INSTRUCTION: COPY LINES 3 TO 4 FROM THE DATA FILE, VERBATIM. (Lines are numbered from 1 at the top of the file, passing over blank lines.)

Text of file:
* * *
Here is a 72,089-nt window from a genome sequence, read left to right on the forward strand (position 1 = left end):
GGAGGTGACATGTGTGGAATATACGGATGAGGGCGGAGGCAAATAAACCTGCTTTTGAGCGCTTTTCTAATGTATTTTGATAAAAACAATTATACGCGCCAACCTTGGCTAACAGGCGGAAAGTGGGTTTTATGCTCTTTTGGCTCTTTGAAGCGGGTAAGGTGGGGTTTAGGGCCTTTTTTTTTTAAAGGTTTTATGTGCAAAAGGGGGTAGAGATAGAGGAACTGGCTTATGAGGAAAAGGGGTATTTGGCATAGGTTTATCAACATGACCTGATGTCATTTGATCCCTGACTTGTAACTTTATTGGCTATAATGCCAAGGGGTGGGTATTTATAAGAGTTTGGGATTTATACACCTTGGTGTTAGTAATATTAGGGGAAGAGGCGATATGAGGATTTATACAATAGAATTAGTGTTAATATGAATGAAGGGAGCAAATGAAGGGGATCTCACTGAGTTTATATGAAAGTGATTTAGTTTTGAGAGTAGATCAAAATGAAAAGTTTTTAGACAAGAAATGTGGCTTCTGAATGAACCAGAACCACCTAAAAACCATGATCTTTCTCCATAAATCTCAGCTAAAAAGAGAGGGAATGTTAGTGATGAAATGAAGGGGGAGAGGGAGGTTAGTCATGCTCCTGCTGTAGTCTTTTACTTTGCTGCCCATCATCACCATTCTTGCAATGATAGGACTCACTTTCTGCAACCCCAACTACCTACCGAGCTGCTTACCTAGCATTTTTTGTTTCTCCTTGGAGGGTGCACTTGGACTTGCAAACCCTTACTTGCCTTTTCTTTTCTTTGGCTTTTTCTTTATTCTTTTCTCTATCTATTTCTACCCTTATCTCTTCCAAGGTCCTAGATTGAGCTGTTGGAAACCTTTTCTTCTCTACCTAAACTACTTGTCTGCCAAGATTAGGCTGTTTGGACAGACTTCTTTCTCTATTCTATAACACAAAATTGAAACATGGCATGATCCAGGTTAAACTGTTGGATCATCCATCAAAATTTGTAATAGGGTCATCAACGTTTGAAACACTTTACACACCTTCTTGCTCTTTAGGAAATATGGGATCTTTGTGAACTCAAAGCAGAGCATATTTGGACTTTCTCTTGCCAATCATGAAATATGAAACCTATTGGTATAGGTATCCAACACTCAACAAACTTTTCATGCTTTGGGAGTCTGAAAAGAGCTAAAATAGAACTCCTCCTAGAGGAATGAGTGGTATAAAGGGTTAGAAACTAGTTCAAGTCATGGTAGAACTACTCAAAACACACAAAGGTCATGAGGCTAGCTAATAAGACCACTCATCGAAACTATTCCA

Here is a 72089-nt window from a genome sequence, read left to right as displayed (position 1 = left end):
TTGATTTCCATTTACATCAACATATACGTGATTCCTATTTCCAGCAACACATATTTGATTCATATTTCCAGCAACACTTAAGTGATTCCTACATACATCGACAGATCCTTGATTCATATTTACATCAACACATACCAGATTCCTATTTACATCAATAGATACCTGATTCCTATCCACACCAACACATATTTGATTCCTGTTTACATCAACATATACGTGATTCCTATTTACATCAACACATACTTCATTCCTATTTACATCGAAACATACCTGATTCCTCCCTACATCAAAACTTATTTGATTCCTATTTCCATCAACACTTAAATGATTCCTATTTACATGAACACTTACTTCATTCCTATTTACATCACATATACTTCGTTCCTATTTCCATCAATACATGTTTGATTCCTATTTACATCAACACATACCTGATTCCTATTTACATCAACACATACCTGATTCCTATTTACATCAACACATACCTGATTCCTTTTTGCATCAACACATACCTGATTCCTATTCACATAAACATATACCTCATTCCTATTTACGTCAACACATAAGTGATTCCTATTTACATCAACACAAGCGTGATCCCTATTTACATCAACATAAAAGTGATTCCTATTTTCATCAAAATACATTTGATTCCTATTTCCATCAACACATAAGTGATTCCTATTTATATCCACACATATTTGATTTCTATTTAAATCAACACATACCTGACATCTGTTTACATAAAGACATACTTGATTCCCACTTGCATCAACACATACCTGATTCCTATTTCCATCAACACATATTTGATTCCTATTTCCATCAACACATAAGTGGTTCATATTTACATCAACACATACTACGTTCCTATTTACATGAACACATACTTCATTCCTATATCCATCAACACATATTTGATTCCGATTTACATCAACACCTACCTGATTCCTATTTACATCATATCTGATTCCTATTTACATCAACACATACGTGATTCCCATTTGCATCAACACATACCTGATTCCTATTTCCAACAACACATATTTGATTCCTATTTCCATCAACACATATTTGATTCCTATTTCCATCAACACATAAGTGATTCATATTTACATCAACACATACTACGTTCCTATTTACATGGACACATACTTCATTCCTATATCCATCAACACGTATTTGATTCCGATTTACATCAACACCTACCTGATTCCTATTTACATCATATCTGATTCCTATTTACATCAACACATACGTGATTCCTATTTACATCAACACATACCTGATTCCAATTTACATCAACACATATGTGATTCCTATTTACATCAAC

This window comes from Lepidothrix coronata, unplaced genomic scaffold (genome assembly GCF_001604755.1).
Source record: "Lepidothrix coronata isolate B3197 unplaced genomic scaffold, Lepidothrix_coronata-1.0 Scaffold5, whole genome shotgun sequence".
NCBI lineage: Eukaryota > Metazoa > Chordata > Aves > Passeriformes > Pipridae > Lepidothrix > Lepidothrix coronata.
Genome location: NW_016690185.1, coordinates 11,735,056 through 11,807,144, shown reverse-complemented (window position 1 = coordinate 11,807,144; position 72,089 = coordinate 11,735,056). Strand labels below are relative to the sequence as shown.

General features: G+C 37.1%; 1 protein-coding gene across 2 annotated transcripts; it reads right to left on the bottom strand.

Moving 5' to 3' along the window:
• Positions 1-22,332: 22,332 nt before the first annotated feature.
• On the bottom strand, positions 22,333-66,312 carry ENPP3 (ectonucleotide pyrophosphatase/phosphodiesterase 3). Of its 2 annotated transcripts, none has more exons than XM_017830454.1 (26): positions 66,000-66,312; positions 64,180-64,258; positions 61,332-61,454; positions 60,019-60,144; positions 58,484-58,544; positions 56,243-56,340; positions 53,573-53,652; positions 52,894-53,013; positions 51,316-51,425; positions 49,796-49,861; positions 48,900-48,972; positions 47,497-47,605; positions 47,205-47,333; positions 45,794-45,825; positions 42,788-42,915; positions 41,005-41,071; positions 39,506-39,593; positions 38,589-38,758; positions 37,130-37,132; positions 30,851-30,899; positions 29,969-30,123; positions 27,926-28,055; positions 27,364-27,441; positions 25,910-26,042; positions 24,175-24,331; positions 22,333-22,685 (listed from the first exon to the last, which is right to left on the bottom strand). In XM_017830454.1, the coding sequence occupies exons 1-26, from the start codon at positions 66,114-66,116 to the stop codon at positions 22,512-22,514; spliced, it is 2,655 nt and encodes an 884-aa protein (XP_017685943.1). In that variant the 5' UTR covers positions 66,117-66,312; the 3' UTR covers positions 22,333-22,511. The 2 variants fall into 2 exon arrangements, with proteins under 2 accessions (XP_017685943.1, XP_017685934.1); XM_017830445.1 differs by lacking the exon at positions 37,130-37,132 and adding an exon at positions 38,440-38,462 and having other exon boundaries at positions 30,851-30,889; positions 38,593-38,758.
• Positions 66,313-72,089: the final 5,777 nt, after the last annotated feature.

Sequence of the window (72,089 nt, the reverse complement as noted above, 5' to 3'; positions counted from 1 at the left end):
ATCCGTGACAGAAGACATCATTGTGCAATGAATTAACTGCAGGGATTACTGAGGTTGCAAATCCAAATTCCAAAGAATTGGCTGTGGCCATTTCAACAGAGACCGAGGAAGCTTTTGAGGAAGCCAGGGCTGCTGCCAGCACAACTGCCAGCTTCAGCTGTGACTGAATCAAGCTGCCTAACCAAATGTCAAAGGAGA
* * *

Here is a 72089-nt window from a genome sequence, read left to right as displayed (position 1 = left end):
TTGATTTCCATTTACATCAACATATACGTGATTCCTATTTCCAGCAACACATATTTGATTCATATTTCCAGCAACACTTAAGTGATTCCTACATACATCGACAGATCCTTGATTCATATTTACATCAACACATACCAGATTCCTATTTACATCAATAGATACCTGATTCCTATCCACACCAACACATATTTGATTCCTGTTTACATCAACATATACGTGATTCCTATTTACATCAACACATACTTCATTCCTATTTACATCGAAACATACCTGATTCCTCCCTACATCAAAACTTATTTGATTCCTATTTCCATCAACACTTAAATGATTCCTATTTACATGAACACTTACTTCATTCCTATTTACATCACATATACTTCGTTCCTATTTCCATCAATACATGTTTGATTCCTATTTACATCAACACATACCTGATTCCTATTTACATCAACACATACCTGATTCCTATTTACATCAACACATACCTGATTCCTTTTTGCATCAACACATACCTGATTCCTATTCACATAAACATATACCTCATTCCTATTTACGTCAACACATAAGTGATTCCTATTTACATCAACACAAGCGTGATCCCTATTTACATCAACATAAAAGTGATTCCTATTTTCATCAAAATACATTTGATTCCTATTTCCATCAACACATAAGTGATTCCTATTTATATCCACACATATTTGATTTCTATTTAAATCAACACATACCTGACATCTGTTTACATAAAGACATACTTGATTCCCACTTGCATCAACACATACCTGATTCCTATTTCCATCAACACATATTTGATTCCTATTTCCATCAACACATAAGTGGTTCATATTTACATCAACACATACTACGTTCCTATTTACATGAACACATACTTCATTCCTATATCCATCAACACATATTTGATTCCGATTTACATCAACACCTACCTGATTCCTATTTACATCATATCTGATTCCTATTTACATCAACACATACGTGATTCCCATTTGCATCAACACATACCTGATTCCTATTTCCAACAACACATATTTGATTCCTATTTCCATCAACACATATTTGATTCCTATTTCCATCAACACATAAGTGATTCATATTTACATCAACACATACTACGTTCCTATTTACATGGACACATACTTCATTCCTATATCCATCAACACGTATTTGATTCCGATTTACATCAACACCTACCTGATTCCTATTTACATCATATCTGATTCCTATTTACATCAACACATACGTGATTCCTATTTACATCAACACATACCTGATTCCAATTTACATCAACACATATGTGATTCCTATTTACATCAAC